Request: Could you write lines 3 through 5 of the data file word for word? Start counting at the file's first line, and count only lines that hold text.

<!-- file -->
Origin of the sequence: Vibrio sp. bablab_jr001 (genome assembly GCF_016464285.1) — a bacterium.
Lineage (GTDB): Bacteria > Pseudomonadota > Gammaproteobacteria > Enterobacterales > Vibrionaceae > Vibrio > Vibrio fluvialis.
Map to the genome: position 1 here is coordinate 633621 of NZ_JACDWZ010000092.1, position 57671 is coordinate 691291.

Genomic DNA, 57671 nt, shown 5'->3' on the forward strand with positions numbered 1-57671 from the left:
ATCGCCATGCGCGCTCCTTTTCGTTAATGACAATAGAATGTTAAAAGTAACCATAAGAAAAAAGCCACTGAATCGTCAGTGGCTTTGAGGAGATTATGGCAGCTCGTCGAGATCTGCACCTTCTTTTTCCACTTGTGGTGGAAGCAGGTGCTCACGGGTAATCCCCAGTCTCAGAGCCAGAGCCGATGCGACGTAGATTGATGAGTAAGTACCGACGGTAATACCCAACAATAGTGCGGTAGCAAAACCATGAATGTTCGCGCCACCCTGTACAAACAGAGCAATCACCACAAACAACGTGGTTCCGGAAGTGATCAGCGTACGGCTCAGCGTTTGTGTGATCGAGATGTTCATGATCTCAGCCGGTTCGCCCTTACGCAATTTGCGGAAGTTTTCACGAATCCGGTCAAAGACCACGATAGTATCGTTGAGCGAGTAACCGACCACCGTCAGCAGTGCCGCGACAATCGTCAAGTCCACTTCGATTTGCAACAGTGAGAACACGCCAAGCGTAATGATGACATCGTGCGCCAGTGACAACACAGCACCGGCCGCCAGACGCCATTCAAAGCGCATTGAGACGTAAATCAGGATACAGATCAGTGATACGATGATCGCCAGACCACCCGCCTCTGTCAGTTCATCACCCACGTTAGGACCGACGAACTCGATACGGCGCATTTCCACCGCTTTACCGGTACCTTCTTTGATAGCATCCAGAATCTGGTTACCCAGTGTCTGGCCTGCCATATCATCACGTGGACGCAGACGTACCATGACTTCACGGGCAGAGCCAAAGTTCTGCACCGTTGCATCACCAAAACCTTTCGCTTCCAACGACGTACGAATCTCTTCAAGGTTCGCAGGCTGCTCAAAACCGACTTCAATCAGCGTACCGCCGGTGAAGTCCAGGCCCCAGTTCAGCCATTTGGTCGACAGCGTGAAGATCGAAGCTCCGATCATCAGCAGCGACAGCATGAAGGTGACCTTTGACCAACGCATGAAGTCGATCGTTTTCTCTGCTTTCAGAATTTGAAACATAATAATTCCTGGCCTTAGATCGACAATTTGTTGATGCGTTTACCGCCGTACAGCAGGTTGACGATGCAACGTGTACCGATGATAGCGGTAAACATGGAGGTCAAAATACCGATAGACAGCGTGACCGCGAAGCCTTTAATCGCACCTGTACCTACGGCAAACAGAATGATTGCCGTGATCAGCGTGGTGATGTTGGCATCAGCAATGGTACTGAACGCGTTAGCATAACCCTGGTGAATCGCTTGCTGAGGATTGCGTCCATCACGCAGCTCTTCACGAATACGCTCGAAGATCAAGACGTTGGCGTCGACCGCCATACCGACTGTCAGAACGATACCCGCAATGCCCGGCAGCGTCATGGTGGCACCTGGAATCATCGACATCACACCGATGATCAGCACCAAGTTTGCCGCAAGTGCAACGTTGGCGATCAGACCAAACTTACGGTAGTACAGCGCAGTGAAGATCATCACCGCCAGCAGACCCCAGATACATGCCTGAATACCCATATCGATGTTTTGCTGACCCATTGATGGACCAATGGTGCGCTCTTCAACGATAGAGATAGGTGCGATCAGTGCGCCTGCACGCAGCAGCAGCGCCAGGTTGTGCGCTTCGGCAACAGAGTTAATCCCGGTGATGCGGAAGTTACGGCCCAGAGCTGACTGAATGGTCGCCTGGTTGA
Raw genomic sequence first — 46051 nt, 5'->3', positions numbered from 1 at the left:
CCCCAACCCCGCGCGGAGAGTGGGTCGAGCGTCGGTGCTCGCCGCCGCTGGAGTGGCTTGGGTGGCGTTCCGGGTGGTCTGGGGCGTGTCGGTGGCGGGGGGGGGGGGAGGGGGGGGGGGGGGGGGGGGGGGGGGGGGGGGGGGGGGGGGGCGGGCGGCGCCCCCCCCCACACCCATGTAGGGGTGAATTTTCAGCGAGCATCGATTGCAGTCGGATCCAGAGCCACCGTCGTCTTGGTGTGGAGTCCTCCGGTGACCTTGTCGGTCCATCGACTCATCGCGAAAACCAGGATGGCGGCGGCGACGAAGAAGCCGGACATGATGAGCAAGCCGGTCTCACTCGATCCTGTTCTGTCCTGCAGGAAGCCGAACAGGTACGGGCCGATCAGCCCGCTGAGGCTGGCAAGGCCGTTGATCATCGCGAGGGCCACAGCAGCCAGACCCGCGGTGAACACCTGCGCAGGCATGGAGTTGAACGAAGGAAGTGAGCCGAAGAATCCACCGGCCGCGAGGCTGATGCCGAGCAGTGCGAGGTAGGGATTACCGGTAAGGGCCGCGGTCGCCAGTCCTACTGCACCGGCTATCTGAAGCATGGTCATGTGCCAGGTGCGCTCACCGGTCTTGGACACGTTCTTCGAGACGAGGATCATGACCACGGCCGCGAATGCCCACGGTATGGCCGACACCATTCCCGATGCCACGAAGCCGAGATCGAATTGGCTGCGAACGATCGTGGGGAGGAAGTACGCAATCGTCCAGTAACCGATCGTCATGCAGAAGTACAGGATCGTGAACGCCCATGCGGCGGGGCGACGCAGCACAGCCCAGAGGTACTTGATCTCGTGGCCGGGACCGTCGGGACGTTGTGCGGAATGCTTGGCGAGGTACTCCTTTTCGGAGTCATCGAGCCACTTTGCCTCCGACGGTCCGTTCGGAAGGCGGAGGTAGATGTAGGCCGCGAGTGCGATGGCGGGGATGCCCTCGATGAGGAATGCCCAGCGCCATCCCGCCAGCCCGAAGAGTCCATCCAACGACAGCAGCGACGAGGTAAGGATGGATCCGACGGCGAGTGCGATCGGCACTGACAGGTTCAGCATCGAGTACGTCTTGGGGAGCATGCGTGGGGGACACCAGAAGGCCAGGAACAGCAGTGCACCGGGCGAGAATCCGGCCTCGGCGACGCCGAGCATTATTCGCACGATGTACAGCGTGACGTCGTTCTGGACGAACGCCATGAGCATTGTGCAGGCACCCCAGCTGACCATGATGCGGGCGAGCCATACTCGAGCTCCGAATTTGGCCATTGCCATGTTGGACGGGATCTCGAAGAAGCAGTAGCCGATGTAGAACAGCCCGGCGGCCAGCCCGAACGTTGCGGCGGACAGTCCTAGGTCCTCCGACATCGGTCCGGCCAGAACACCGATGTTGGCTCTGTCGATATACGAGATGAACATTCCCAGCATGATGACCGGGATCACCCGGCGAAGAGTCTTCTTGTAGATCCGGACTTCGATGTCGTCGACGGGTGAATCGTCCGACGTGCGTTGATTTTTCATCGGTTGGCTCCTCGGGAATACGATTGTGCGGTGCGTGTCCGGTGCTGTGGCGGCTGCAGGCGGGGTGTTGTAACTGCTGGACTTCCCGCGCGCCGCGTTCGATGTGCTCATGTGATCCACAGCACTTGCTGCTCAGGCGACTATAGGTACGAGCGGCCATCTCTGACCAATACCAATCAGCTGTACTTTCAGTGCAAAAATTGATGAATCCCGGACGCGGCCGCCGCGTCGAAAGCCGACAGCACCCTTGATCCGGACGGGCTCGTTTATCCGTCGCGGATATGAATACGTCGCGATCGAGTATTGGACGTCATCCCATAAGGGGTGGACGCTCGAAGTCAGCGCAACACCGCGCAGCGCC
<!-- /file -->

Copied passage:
Map to the genome: position 1 here is coordinate 633621 of NZ_JACDWZ010000092.1, position 57671 is coordinate 691291.

Genomic DNA, 57671 nt, shown 5'->3' on the forward strand with positions numbered 1-57671 from the left:
ATCGCCATGCGCGCTCCTTTTCGTTAATGACAATAGAATGTTAAAAGTAACCATAAGAAAAAAGCCACTGAATCGTCAGTGGCTTTGAGGAGATTATGGCAGCTCGTCGAGATCTGCACCTTCTTTTTCCACTTGTGGTGGAAGCAGGTGCTCACGGGTAATCCCCAGTCTCAGAGCCAGAGCCGATGCGACGTAGATTGATGAGTAAGTACCGACGGTAATACCCAACAATAGTGCGGTAGCAAAACCATGAATGTTCGCGCCACCCTGTACAAACAGAGCAATCACCACAAACAACGTGGTTCCGGAAGTGATCAGCGTACGGCTCAGCGTTTGTGTGATCGAGATGTTCATGATCTCAGCCGGTTCGCCCTTACGCAATTTGCGGAAGTTTTCACGAATCCGGTCAAAGACCACGATAGTATCGTTGAGCGAGTAACCGACCACCGTCAGCAGTGCCGCGACAATCGTCAAGTCCACTTCGATTTGCAACAGTGAGAACACGCCAAGCGTAATGATGACATCGTGCGCCAGTGACAACACAGCACCGGCCGCCAGACGCCATTCAAAGCGCATTGAGACGTAAATCAGGATACAGATCAGTGATACGATGATCGCCAGACCACCCGCCTCTGTCAGTTCATCACCCACGTTAGGACCGACGAACTCGATACGGCGCATTTCCACCGCTTTACCGGTACCTTCTTTGATAGCATCCAGAATCTGGTTACCCAGTGTCTGGCCTGCCATATCATCACGTGGACGCAGACGTACCATGACTTCACGGGCAGAGCCAAAGTTCTGCACCGTTGCATCACCAAAACCTTTCGCTTCCAACGACGTACGAATCTCTTCAAGGTTCGCAGGCTGCTCAAAACCGACTTCAATCAGCGTACCGCCGGTGAAGTCCAGGCCCCAGTTCAGCCATTTGGTCGACAGCGTGAAGATCGAAGCTCCGATCATCAGCAGCGACAGCATGAAGGTGACCTTTGACCAACGCATGAAGTCGATCGTTTTCTCTGCTTTCAGAATTTGAAACATAATAATTCCTGGCCTTAGATCGACAATTTGTTGATGCGTTTACCGCCGTACAGCAGGTTGACGATGCAACGTGTACCGATGATAGCGGTAAACATGGAGGTCAAAATACCGATAGACAGCGTGACCGCGAAGCCTTTAATCGCACCTGTACCTACGGCAAACAGAATGATTGCCGTGATCAGCGTGGTGATGTTGGCATCAGCAATGGTACTGAACGCGTTAGCATAACCCTGGTGAATCGCTTGCTGAGGATTGCGTCCATCACGCAGCTCTTCACGAATACGCTCGAAGATCAAGACGTTGGCGTCGACCGCCATACCGACTGTCAGAACGATACCCGCAATGCCCGGCAGCGTCATGGTGGCACCTGGAATCATCGACATCACACCGATGATCAGCACCAAGTTTGCCGCAAGTGCAACGTTGGCGATCAGACCAAACTTACGGTAGTACAGCGCAGTGAAGATCATCACCGCCAGCAGACCCCAGATACATGCCTGAATACCCATATCGATGTTTTGCTGACCCATTGATGGACCAATGGTGCGCTCTTCAACGATAGAGATAGGTGCGATCAGTGCGCCTGCACGCAGCAGCAGCGCCAGGTTGTGCGCTTCGGCAACAGAGTTAATCCCGGTGATGCGGAAGTTACGGCCCAGAGCTGACTGAATGGTCGCCTGGTTGA